Federal Parent PLUS Loan - Available to parents of dependent undergraduate students enrolled at least 6 hours each semester. Your parents' credit history is checked to determine eligibility for this loan.
Federal Graduate PLUS Loan - Available to graduate students who are enrolled at least 6 hours each semester.
B-on-Time Loan - A state loan that provides eligible Texas students a no-interest loan to attend colleges and universities in Texas. Certain eligibility requirements must be met. Priority will be given to students who are eligible for Texas Grant, but are not receiving a Texas Grant due to a shortage of funding in that program.
College Access Loan (CAL) - A non-need based state loan provided by the Texas Higher Education Coordinating Board. Students may apply for this loan if they are: a Texas resident, enrolled at least half time (6 hours each term), meet all financial aid requirements, and can secure this loan based on borrower’s credit or a credit worthy co-signer. This loan is NOT automatically offered by the SFA Financial Aid office and a separate application is required. Students should exhaust all other forms of eligibility for grants and Federal Direct loans before applying for this loan. For additional information and to apply for the College Access Loan please visit www.hhloans.com.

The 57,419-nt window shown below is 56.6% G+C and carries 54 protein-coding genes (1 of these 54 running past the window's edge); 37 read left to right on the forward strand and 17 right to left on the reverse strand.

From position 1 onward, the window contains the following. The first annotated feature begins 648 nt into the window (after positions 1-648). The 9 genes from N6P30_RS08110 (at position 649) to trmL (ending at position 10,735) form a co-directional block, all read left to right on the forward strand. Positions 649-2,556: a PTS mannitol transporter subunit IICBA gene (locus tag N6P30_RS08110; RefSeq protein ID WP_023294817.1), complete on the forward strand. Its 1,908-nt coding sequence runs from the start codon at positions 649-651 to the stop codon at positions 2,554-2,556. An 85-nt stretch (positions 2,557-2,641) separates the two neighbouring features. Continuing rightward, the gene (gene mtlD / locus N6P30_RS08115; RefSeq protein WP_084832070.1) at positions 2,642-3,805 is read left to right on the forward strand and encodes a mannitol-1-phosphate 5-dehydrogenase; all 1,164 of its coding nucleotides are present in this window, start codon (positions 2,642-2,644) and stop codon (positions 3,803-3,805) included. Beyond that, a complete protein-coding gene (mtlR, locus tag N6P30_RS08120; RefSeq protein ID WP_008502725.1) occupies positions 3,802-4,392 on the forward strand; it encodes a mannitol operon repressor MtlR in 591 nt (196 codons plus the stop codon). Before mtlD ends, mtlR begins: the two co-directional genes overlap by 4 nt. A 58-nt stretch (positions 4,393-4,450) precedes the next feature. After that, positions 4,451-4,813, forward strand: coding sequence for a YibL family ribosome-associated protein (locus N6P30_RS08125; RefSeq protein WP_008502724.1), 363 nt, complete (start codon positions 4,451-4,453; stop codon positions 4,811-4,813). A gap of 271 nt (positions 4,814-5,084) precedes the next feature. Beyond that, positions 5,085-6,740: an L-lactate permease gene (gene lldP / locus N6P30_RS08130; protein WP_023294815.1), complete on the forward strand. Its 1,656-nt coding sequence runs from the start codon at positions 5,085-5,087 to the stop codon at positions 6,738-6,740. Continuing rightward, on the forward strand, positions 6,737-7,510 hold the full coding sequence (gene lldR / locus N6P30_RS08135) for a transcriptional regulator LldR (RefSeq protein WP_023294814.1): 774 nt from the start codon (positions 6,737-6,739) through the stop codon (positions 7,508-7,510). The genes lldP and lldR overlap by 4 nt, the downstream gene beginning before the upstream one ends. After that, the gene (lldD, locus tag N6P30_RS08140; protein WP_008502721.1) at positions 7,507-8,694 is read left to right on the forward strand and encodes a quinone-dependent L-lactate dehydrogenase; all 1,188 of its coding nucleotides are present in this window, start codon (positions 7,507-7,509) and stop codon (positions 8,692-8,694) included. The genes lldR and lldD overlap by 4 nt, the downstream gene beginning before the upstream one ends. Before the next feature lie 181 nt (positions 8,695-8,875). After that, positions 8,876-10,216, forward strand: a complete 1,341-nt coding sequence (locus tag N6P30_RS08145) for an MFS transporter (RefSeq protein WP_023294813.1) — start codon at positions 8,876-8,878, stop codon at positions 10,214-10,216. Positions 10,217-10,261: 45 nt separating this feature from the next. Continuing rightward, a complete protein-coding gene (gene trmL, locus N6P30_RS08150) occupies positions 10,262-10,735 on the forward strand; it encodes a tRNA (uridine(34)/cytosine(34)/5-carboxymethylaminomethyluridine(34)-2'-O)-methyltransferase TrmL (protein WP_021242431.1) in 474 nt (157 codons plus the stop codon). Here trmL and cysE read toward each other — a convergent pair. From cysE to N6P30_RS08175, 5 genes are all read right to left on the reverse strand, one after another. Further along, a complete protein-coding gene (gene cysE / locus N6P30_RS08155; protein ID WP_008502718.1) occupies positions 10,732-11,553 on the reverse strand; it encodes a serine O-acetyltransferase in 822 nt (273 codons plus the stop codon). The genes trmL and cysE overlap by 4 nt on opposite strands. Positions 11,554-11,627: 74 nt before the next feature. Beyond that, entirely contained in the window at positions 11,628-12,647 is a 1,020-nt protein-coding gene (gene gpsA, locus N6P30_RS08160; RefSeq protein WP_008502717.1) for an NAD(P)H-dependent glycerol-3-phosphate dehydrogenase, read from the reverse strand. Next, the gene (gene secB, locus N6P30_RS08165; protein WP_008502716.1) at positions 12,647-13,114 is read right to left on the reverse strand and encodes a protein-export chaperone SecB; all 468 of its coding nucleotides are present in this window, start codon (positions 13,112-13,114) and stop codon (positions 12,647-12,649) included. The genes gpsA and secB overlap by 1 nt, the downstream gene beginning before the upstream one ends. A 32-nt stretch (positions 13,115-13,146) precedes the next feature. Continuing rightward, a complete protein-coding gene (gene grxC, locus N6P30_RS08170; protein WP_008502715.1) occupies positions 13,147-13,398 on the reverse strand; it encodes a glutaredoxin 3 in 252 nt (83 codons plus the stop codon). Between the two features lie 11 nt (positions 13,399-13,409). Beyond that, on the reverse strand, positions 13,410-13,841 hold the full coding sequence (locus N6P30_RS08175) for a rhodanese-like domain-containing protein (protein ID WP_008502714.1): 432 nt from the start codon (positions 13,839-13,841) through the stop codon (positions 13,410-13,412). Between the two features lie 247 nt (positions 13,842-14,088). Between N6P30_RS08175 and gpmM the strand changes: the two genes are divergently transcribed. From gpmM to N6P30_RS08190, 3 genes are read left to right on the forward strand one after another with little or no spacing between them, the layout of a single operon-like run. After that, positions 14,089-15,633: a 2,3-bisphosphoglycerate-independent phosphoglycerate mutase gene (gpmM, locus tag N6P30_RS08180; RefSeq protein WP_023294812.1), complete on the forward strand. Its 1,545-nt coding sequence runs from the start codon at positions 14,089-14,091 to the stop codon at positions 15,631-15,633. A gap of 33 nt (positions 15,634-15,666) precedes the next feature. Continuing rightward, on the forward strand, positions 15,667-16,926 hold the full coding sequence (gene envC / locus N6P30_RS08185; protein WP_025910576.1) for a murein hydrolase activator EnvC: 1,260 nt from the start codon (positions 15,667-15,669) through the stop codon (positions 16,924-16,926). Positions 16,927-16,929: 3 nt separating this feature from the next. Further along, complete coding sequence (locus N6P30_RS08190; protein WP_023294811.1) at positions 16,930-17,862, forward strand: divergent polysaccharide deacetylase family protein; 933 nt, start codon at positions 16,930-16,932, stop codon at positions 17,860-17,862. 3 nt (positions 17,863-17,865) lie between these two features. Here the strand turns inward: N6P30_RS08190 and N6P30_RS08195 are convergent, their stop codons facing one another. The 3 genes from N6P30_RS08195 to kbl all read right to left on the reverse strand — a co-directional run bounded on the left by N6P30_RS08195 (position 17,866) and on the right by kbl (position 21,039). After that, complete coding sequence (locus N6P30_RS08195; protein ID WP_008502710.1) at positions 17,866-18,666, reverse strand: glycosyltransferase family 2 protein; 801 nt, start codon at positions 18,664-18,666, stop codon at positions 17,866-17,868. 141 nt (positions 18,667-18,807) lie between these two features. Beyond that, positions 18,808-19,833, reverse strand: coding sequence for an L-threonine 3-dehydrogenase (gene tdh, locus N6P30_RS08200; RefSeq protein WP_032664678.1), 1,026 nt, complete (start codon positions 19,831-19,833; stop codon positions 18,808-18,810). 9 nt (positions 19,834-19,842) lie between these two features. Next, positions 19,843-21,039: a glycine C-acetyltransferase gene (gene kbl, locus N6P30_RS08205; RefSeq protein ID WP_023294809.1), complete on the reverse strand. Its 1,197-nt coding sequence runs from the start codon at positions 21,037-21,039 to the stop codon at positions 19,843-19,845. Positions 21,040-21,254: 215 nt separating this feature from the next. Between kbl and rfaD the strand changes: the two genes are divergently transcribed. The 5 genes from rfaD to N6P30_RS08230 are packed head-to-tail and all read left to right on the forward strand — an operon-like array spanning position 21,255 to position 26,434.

Alternative Loans - Loans that are offered by banks or lending institutions to assist students or parents in bridging the gap between college costs and traditional funding sources. These loans are private supplemental loans, and are not guaranteed by the federal government. Terms and conditions of these loans can vary according to specific lender.
Emergency Short-Term Loans for Tuition and Fees - Stephen F Austin State University sets aside funds each semester for student who have a temporary need for money to help with tuition and fees. Please make sure that if you need to add classes that you do so before applying for the Short-Term Loan. Short-Term loans are billed through the student's account for half tuition & fees. A service fee of 1.25% will be charged to your student account. Any payments crediting your student account after the Short-term loan is disbursed will be used to repay this loan only after all other student account charges have been paid. If the aid does not pay the loan in full, then repayment is due within 60 days of the 1st class day for Fall/Spring semesters and within 70 days of the 1st class day for Summer. For more information on qualifying and applying for short-term loans, click here.
Book Loans - Stephen F. Austin State University sets aside funds each semester for students who have a temporary need for money to take care of expenses (i.e. tuition/fees and books). Book Loans are only available during registration. The amounts of the Book Loans are $500 Fall and Spring and $600 for the Summer. A service fee of 1.25% will be charged to your student account. Any payments crediting your student account after the Book Loan is disbursed will be used to repay this loan only after all other student account charges have been paid. If the aid does not pay the loan in full, then repayment is due within 60 days of the 1st class day for Fall/Spring semesters and within 70 days of the 1st class day for Summer. For more information on qualifying and applying for book loans, click here.